‘The staff was at the airport ready to be shipped. We had it on the tarmac,’ said Manny Kapur. ‘Then the craziest thing happened’.
In a desperate bid in early March to get medical masks for the fight against COVID-19, a Toronto doctor and her friend arranged for five million masks to be shipped directly from a manufacturer in China. They took out a line of credit to pay the deposit as their masks spun off the line and were packed for Canada.
Dr. Elaine Chin and Manny Kapur closed the deal and made arrangements, including working with Canada’s federal and provincial governments in Ontario and B.C.
“The staff was at the airport ready to be shipped,” said Kapur. “We had it on the tarmac. I was hearing on the news about companies bringing in 10,000 masks, 5,000 masks — and we had five million masks coming.
“Then the craziest thing happened.”
I have no idea where that shipment went
Their shipment disappeared at Shanghai airport.
“We never got the shipment onto the airplane,” Chin said. “It turns out we were suddenly outbid.”
At the airport, a surprise and sudden offer four times the agreed price short-circuited their deal, they were told.
“To this day I have no idea where that shipment went,” Kapur said. “It’s like somebody pulled up with a truck, picked up our pallets and put them on a different plane and it disappeared and nobody will know because it was just cash changing hands.
“It was like the Wild West at the airport.”
To Chin, it sounded like “modern-day pirates.”
The panicked buying from governments and institutions around the world not only highlights the frenzy to secure protective equipment as the pandemic spread, but also the determination and generosity that rose to meet it.
Chin and Kapur never got those masks, but they did create a campaign that is raising funds for the COVID-19 fight.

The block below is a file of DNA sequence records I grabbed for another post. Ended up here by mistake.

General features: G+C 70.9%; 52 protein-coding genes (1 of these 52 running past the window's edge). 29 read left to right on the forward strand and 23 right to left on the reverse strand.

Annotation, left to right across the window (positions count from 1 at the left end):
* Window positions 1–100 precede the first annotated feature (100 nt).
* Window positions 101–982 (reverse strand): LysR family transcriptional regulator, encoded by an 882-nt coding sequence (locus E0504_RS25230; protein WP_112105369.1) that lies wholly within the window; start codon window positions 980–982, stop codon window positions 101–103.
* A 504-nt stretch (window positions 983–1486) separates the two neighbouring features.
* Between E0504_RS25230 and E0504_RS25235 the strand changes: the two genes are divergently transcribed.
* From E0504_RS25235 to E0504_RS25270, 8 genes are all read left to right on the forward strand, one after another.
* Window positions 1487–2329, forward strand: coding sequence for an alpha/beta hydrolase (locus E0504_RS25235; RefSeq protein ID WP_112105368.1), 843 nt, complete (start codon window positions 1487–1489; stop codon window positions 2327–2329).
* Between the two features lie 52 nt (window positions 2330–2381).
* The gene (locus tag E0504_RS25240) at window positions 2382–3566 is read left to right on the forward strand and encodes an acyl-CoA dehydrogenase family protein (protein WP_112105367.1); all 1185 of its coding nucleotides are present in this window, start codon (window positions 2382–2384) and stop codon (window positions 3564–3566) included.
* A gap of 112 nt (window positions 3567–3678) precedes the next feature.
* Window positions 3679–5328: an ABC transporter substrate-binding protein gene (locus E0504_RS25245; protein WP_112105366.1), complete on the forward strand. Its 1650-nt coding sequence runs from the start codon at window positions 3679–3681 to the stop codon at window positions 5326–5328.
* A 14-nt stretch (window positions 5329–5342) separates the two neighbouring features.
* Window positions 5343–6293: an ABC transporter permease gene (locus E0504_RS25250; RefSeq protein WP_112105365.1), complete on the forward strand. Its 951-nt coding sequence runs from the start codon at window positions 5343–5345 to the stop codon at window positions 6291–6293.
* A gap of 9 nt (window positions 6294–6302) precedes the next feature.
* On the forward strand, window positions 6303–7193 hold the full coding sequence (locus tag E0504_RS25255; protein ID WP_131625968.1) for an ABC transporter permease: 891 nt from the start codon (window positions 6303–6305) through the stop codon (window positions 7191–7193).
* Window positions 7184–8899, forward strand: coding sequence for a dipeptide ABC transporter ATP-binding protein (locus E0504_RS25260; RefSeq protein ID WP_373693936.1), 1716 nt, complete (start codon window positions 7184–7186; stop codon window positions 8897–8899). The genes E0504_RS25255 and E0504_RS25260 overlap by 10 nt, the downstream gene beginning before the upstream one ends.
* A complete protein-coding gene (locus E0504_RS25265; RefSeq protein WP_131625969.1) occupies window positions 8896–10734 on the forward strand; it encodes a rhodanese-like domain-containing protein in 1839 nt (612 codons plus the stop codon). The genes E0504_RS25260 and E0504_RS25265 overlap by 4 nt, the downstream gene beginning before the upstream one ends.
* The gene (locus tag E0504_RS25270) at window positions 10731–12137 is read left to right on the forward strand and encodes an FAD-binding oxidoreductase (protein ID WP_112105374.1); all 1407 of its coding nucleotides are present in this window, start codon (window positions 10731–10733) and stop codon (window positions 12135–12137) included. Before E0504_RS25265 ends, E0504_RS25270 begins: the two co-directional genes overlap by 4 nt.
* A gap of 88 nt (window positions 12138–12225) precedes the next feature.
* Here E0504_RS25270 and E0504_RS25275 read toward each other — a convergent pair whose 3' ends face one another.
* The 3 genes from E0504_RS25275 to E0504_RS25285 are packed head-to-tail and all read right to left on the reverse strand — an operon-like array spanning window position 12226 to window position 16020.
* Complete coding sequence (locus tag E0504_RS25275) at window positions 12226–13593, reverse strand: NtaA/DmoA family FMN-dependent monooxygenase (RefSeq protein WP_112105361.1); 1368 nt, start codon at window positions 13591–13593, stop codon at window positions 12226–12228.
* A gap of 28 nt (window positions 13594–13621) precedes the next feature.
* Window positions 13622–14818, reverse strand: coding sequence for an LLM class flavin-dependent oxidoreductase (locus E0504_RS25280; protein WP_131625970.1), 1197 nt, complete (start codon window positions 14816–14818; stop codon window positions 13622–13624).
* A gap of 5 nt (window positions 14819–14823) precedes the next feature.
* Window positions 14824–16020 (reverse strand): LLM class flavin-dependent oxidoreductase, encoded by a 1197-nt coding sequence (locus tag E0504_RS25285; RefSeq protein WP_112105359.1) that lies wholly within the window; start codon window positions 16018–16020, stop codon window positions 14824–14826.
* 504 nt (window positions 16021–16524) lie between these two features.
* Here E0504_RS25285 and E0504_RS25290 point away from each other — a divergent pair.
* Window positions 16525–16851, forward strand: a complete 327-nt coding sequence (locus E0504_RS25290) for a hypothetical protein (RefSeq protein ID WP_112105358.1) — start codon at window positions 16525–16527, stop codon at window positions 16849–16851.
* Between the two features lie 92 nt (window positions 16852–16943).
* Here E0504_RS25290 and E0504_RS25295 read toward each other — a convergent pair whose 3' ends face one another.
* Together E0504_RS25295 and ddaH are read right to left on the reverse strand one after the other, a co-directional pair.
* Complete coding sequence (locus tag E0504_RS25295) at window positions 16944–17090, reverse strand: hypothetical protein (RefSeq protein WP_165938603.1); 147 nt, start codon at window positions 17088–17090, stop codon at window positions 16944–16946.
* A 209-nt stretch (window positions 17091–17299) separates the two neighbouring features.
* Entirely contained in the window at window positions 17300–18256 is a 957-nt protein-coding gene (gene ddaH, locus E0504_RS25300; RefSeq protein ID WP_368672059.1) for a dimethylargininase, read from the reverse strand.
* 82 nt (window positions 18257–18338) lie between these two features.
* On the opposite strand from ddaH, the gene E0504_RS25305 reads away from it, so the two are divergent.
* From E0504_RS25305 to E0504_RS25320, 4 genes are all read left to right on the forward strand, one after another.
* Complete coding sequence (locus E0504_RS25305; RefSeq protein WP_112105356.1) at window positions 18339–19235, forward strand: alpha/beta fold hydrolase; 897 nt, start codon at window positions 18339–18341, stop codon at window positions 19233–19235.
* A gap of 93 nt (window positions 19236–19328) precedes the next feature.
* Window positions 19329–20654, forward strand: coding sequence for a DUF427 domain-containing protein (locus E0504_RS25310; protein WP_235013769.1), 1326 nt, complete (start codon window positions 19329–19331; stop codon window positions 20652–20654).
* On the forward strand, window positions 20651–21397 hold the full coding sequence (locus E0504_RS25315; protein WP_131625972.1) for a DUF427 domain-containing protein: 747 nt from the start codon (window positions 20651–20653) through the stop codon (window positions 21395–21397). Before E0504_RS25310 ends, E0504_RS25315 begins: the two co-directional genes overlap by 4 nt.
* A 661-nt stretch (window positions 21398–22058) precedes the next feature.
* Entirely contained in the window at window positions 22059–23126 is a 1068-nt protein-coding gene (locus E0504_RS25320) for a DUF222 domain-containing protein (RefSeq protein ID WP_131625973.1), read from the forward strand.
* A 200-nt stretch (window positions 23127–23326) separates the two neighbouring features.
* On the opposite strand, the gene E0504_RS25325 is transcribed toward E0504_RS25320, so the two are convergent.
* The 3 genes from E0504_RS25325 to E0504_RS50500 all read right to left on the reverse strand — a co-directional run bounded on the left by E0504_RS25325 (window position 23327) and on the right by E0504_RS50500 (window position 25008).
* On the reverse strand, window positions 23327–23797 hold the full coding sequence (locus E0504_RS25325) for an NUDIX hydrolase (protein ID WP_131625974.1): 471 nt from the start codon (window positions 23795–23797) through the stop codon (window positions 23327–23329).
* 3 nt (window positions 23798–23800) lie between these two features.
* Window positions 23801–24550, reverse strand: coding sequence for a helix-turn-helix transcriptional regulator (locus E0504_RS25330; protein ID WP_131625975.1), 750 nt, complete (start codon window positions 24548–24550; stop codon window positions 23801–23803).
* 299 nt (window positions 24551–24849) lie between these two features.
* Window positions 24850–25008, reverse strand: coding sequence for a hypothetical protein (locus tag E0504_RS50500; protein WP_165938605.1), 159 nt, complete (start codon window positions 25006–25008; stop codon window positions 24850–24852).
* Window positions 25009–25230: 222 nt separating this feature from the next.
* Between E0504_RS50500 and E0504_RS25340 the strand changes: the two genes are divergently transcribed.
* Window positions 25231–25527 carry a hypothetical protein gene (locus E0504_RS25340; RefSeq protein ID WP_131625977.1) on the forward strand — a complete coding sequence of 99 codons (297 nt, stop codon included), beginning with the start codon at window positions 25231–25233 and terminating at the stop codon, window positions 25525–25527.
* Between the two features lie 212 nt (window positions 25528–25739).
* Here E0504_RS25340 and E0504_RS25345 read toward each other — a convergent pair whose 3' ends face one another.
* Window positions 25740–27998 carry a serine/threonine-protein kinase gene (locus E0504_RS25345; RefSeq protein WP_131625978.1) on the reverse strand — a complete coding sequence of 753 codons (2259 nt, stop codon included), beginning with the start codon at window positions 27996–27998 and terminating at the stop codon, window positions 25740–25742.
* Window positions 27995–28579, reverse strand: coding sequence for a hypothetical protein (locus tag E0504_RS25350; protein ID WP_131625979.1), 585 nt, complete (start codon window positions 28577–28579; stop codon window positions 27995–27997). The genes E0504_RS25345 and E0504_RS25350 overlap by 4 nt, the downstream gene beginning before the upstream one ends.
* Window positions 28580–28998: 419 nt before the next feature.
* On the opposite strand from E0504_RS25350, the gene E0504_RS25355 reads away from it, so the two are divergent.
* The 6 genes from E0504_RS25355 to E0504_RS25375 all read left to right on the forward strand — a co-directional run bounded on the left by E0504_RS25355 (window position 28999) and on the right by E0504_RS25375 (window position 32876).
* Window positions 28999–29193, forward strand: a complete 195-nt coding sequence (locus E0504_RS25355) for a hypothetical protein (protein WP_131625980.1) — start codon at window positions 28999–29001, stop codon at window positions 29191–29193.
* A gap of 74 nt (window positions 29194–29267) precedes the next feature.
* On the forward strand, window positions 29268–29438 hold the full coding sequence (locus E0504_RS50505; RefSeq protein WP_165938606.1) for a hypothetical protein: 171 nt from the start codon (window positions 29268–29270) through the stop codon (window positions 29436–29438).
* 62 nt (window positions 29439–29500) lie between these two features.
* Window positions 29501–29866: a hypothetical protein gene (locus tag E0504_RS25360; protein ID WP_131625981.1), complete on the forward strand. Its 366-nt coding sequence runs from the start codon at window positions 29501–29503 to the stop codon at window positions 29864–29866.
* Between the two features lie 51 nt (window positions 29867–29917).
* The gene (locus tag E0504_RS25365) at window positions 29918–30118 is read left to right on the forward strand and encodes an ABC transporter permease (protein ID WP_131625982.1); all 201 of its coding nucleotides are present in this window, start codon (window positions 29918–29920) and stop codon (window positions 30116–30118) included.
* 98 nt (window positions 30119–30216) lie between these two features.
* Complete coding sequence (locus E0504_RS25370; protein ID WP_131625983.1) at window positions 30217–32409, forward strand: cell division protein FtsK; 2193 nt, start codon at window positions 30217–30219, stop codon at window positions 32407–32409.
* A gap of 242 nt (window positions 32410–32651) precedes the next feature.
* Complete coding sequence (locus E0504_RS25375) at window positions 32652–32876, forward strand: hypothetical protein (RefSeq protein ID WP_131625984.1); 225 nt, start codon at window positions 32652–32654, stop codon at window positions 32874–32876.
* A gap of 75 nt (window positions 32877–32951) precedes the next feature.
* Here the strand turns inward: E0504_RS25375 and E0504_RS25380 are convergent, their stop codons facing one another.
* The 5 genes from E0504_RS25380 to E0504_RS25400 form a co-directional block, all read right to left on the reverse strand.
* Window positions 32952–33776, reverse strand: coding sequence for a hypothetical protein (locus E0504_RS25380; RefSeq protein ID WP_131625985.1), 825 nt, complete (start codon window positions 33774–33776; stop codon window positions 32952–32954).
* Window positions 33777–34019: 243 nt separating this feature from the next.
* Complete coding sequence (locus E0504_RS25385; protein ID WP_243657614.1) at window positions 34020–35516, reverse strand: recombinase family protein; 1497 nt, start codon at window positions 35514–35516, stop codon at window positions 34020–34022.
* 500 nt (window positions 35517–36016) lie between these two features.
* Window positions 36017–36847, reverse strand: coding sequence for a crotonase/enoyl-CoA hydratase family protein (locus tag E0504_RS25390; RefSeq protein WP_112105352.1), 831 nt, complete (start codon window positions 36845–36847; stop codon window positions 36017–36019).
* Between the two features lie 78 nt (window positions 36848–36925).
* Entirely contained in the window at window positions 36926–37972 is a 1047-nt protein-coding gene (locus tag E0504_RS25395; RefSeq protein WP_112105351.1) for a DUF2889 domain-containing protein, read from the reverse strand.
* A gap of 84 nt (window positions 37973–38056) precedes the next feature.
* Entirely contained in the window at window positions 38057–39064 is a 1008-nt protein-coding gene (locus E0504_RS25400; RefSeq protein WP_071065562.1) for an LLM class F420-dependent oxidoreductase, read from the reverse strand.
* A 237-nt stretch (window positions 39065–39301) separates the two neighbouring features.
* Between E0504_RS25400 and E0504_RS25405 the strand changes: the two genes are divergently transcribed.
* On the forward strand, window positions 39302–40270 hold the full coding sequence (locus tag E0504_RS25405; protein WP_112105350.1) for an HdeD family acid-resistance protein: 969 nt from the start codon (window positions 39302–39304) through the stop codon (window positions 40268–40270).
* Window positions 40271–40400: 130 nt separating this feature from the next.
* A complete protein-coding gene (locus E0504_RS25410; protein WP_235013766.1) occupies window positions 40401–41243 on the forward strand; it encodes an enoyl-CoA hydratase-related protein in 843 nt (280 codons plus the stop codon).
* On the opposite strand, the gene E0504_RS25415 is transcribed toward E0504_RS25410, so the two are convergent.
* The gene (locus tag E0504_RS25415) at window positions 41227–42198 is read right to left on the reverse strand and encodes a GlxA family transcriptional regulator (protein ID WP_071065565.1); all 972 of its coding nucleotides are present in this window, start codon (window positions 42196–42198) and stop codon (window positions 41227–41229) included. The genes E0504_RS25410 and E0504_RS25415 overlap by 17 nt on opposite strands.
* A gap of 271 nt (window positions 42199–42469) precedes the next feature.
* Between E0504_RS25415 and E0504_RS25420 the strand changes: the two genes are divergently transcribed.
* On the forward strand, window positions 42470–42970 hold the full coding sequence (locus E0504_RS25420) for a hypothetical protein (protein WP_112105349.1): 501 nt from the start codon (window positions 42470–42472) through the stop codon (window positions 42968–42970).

Chin isn’t on the front lines of COVID-19 treatment, but she and her then-husband were during the SARS outbreak in 2003. As she watched the novel coronavirus pandemic spread, it rekindled her fear. She is now the medical director of Toronto’s Executive Health Centre and wanted to help.
At the same time, she had a patient with cancer whose aggressive treatments compromised her immune system. Chin wanted to give her surgical masks to protect her. Chin asked Kapur, who runs Xthetica, a wellness supply company, if he could get her patient a box of masks.
He made some calls and found they were already in short supply. He called a medical supply contact in Europe who told him they were ordering masks from China. He could do that too, he was told, but there was a minimum order.
He called Chin: “I can’t get you one mask, but I think I can get you two million.”
They had the beautiful audacity to try.
A few friends and clients donated and the two tapped personal lines of credit to make the down payment of US$500,000 for five million N95-equivalent masks.
They had their order confirmed on March 18. It was set to arrive March 23, Kapur said.
Government ministers and health officials took a keen interest when Chin and Kapur reached out about its importation; they started taking calls from federal, Ontario and B.C. ministers and officials who offered help, they said. Unexpected questions started: who was confirming the shipment hadn’t been replaced with counterfeit gear? Who was supervising it at the airport? Was there an armed escort?
Meanwhile, Chin and Kapur were lining up private donors to buy the masks and then donate them to hospitals to bypass the bureaucracy of purchasing procurement.
“It was all working out just fine. Then it all blew up in the ether,” Chin said. “We came to a standstill. It was heartbreaking, but we didn’t give up.”
When she broke the news of the hijacked shipment to her biggest donors, they suggested she find another way to use the money to help in the fight, Chin said.
Through the University of Toronto’s Faculty of Medicine, from where she graduated, she started Masking Together Challenge, which is raising funds to support three elements in the COVID-19 fight.
They are still working to provide personal protective equipment for health-care providers, just probably not from China, and added two other outlets for help: funding accommodations for medical trainees who need to isolate from family, and for research into the novel coronavirus research and COVID-19.
It is all about protecting each other from COVID-19
Chin said it is designed to meet immediate and long-range goals.
“We need to make sure there is a safe sanctuary for residents and interns and fellows who are on the front line and still making student wages,” she said.
“The pandemic is an unprecedented event on a global scale. We need to dig deep and think about solutions, and how we can each do our part.
“We started with looking for masks, but it is all about protecting each other from COVID-19.”
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